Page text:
Frequently Asked Questions:
Why the 2D barcode?
What information is encoded on my driver's license?
Who is using the 2D barcode?
Is this legal?
What will future drivers' licenses look like?

Why the 2D barcode?

2D barcode technology is currently the most popular method for state DMVs (Department of Motor Vehicles) to store personal information on a driver's license. Other technologies used are magnetic stripes and 1D barcodes. Some states are considering using smart card technology or a computer chip.

The 2D barcode stores data along two dimensions and is therefore capable of containing much more information than the 1D barcode (seen on many food products) or the magnetic stripe (seen on credit cards and some drivers' licenses). Specifically 2D barcodes can hold about 2,000 bytes of data, or enough to encode some text and a compressed image file. Currently 39 states include a 2D barcode on the backside of state-issued drivers' licenses.

What information is encoded on my driver's license?

We don't exactly know since there are over 200 state-issued drivers' licenses currently in circulation and not a lot of available documentation. It is a state-by-state decision what information (if any) to electronically store on drivers' licenses and state standards change frequently. As the SWIPE barcode decoder is used, we will keep track of what types of information each state stores in its 2D barcodes and make this research available to you.

What we do know is that most states include all the information printed on the front of a driver's license in a 2D barcode. This includes the driver's name, address, date of birth, physical attributes, medical impairments and donor information. Also states may include a compressed image file of the driver's photo and signature. Sometimes states will included additional information that is not printed on the license in the barcode like a Social Security number, face recognition template or digital fingerprint.

Who is using the 2D barcode?

The police for one. When you are pulled over for speeding on the interstate, for instance, a state trooper will ask for your driver's license and electronically grab the data from your license. Businesses are also using driver's license scanning equipment. The first businesses to start swiping license data were bars and convenience stores. They are doing this in the name of age verification and fraud detection. Businesses many times do not ask for consent from their customers--or even bother to notify them--before swiping a card. In most states it is legal for businesses to scan licenses and save the data to a customer database for future analysis and use. Other places installing license scanning equipment are airports, hospitals, and federal buildings.

More Information: Welcome to the Database Lounge

Is this Legal?

Driver's license swiping is a relatively new phenomenon and has yet to be challenged in court.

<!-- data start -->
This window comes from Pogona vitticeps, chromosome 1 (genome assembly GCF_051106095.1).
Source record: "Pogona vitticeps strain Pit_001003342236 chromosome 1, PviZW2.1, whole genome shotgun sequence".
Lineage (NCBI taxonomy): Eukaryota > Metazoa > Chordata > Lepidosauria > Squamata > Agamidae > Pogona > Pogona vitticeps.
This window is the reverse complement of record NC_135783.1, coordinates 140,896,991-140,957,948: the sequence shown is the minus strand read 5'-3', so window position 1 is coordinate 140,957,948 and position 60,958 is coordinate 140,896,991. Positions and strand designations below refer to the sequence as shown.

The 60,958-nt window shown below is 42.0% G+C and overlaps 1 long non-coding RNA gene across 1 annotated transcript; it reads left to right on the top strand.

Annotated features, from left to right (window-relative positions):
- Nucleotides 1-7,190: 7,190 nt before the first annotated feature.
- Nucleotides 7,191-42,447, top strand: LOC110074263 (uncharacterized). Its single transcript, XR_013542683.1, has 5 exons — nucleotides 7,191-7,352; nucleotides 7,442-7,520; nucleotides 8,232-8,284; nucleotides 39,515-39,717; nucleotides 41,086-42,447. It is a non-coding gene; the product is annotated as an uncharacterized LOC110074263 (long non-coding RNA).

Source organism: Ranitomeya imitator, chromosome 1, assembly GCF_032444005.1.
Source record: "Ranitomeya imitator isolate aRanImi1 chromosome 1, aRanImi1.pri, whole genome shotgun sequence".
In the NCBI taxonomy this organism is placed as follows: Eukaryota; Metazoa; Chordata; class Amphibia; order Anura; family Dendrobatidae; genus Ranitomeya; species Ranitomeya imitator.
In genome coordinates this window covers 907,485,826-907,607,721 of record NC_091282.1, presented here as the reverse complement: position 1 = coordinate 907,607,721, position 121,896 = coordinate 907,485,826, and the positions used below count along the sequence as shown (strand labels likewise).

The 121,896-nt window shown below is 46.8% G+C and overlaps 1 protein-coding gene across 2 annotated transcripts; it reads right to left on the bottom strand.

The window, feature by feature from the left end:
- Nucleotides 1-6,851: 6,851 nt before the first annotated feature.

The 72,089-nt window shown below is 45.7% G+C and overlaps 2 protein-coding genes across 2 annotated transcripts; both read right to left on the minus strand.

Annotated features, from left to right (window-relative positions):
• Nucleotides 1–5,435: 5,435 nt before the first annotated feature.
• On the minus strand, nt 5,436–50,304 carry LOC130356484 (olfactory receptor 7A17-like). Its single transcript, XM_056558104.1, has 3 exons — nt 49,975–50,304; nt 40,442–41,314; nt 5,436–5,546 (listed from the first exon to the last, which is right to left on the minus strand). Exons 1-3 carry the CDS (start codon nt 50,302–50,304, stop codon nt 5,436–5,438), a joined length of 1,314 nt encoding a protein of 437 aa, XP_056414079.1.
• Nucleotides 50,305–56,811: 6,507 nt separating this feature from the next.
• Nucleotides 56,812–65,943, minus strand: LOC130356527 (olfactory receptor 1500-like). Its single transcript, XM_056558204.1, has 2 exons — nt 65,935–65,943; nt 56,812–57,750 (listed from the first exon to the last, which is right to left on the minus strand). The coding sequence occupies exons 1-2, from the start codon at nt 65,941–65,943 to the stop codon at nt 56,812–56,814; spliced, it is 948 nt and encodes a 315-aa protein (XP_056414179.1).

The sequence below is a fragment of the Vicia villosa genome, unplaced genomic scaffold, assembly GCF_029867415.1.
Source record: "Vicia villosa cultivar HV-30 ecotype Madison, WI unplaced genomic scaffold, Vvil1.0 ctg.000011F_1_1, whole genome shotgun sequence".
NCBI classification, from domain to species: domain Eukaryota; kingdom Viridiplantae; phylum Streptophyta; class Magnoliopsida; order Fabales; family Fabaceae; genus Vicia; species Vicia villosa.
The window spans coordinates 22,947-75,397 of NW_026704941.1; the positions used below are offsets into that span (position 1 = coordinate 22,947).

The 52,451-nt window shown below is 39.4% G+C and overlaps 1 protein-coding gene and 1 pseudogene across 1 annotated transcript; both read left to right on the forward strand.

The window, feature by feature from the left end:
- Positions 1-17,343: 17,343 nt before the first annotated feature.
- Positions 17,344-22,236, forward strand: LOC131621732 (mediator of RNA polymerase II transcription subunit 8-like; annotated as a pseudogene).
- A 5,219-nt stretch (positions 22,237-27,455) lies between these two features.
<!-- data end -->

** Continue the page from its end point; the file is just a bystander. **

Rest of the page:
There is, however, a privacy law called the Driver's Privacy Protection Act of 1994 (DPPA) that could potentially be used to contest driver's license swiping. Congress passed DPPA in 1994 after the murder of actress Rebecca Shaeffer. Her assailant had gotten her address from the California Department of Motor Vehicles. The public was outraged over the fact that state DMVs were not only releasing their database information (driver's license records), but also making major profits by selling this information. New York, for example, earned $17 million in one year selling drivers' records, according to the U.S. Justice Department.

DPPA put an end to this, well almost. DPPA requires that all states protect the privacy of personal information contained in an individual's motor vehicle record, but this privacy act (like most privacy acts) is extremely weakened by a number of exceptions. And here are some of the exceptions: an individual's driver's license information may be obtained from the department of motor vehicles for legitimate government agency functions, for Motor vehicle market research and surveys, for use by licensed private investigators, and for legitimate business needs in transactions initiated by the individual to verify accuracy of personal information.

Businesses who swipe will most likely will say they are protected by this last clause: that swiping is a legitimate business need to verify age and validate a driver's license. But is creating a database from the swiped information for future use and profit a necessity to verify the accuracy of personal information?

More Information: Driver's Privacy Protection Act of 1994

What will future drivers' licenses look like?

Since 1991 The American Association of Motor Vehicle Administrators (AAMVA) has been pushing the federal government to standardize state driver's licenses. This plan includes a comprehensive system for data encoding and a centralized database for personal information.

In May 2002, Reps. Jim Moran, D-Va., and Tom Davis, R-Va. introduced a new bill called Driver's License Modernization Act of 2002 (HR 4633) that endorses the AAMVA approach.

The Driver's License Modernization Act of 2002 Overview:

•States have up to five years to switch to "smart card" drivers' licenses that hold much more data than magnetic stripes or 2D barcodes
•Your driver's license would include a biometric identifier such as a digital fingerprint or eye scan and would be readable by an electronic scanner
•States must maintain interconnected databases containing information on license holders

Homeland Security Director Tom Ridge has expressed sincere interest in this Bill.

More Information: Status of the Driver's License Modernization Act of 2002